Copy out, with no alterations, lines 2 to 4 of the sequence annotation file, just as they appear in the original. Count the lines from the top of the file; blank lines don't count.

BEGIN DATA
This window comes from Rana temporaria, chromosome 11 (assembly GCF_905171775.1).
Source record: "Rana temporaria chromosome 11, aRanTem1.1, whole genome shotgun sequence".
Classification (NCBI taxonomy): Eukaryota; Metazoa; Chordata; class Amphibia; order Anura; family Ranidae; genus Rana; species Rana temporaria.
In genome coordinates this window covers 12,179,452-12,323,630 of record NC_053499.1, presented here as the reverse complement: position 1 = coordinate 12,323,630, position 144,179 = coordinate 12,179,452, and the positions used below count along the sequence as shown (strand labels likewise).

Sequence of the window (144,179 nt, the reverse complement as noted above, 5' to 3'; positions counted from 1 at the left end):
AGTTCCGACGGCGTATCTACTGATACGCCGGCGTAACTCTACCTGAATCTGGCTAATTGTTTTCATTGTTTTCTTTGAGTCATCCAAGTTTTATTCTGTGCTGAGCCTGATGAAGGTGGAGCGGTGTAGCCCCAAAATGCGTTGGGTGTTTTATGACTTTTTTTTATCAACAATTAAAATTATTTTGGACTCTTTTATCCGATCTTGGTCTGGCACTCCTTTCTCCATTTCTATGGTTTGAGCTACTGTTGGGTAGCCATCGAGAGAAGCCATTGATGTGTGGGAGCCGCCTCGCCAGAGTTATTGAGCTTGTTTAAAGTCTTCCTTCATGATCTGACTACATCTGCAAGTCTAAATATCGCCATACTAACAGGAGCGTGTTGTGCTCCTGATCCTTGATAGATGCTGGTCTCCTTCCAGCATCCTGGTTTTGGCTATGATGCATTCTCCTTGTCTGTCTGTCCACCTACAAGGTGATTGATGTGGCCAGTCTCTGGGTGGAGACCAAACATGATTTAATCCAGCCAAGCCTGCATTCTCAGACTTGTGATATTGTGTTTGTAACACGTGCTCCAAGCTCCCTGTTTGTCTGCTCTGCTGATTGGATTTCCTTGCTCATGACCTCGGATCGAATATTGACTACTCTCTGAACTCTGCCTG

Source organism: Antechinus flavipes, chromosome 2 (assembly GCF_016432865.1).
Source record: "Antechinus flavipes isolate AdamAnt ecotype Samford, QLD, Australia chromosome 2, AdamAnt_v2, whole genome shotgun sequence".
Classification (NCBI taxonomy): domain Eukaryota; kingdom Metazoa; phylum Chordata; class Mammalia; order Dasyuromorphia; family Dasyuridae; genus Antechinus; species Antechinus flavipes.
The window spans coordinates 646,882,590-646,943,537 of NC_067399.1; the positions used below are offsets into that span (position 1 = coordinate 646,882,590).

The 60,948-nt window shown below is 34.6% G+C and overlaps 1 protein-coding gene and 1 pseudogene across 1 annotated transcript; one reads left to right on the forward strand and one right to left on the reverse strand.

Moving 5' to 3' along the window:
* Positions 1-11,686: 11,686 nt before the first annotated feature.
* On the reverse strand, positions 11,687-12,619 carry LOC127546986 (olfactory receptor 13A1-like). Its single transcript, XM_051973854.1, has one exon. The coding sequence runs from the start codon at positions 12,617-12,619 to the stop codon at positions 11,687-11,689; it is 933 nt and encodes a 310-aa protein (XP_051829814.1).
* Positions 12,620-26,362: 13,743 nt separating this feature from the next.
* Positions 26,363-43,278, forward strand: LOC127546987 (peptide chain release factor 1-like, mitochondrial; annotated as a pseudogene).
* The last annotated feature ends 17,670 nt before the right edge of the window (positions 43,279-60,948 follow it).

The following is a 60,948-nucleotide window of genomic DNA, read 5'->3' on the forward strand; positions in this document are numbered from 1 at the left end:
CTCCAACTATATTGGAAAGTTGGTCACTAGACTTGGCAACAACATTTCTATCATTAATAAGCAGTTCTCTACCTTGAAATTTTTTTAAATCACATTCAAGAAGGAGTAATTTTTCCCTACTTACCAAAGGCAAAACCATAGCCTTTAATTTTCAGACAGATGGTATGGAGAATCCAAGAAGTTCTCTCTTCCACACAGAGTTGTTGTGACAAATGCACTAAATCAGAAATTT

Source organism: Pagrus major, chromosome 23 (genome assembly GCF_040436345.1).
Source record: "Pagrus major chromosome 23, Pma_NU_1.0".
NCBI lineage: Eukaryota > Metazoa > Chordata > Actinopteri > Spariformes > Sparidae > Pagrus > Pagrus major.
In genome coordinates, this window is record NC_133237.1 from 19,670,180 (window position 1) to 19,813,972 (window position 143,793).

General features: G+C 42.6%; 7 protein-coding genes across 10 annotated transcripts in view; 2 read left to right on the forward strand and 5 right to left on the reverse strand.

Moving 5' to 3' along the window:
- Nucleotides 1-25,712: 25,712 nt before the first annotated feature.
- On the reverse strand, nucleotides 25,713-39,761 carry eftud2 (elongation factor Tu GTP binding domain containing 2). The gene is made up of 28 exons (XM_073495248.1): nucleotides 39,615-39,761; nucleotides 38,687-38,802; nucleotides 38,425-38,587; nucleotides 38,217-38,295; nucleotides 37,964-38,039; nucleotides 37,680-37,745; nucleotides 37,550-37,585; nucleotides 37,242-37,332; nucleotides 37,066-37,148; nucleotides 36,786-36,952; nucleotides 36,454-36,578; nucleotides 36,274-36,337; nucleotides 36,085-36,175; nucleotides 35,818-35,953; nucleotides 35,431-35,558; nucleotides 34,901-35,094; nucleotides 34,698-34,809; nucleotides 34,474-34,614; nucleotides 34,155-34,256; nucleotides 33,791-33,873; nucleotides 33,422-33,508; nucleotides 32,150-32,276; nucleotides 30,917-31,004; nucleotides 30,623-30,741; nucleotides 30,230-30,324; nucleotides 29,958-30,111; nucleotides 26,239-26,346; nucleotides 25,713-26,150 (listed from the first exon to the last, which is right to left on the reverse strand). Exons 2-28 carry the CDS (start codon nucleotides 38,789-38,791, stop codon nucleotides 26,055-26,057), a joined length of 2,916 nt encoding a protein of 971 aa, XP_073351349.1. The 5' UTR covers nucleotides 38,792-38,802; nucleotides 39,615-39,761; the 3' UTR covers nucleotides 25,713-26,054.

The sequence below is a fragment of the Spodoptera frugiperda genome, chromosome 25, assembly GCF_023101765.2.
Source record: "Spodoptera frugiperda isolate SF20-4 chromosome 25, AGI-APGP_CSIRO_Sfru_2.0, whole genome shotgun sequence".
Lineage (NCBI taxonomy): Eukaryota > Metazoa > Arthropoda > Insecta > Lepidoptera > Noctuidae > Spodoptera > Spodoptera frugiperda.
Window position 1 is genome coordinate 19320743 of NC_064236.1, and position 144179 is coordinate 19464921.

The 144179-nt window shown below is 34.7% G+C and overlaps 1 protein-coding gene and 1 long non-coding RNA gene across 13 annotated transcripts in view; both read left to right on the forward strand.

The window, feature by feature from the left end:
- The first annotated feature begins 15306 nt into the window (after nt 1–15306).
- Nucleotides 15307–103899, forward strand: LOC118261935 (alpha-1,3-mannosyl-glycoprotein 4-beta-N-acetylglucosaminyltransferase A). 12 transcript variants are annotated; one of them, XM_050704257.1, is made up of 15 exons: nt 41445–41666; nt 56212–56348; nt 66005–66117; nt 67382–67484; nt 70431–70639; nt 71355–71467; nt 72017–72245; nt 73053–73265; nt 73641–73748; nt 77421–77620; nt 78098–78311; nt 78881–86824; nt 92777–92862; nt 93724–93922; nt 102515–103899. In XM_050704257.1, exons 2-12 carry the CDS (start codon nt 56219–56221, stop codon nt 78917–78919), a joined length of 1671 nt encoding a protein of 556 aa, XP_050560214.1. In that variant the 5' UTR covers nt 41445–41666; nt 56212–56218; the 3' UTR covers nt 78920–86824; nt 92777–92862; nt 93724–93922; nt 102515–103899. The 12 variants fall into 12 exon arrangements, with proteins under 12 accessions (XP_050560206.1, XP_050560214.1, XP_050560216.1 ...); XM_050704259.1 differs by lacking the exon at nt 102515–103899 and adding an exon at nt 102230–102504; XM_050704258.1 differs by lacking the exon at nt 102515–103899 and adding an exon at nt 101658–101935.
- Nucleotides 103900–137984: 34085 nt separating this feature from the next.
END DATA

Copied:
Source record: "Rana temporaria chromosome 11, aRanTem1.1, whole genome shotgun sequence".
Classification (NCBI taxonomy): Eukaryota; Metazoa; Chordata; class Amphibia; order Anura; family Ranidae; genus Rana; species Rana temporaria.
In genome coordinates this window covers 12,179,452-12,323,630 of record NC_053499.1, presented here as the reverse complement: position 1 = coordinate 12,323,630, position 144,179 = coordinate 12,179,452, and the positions used below count along the sequence as shown (strand labels likewise).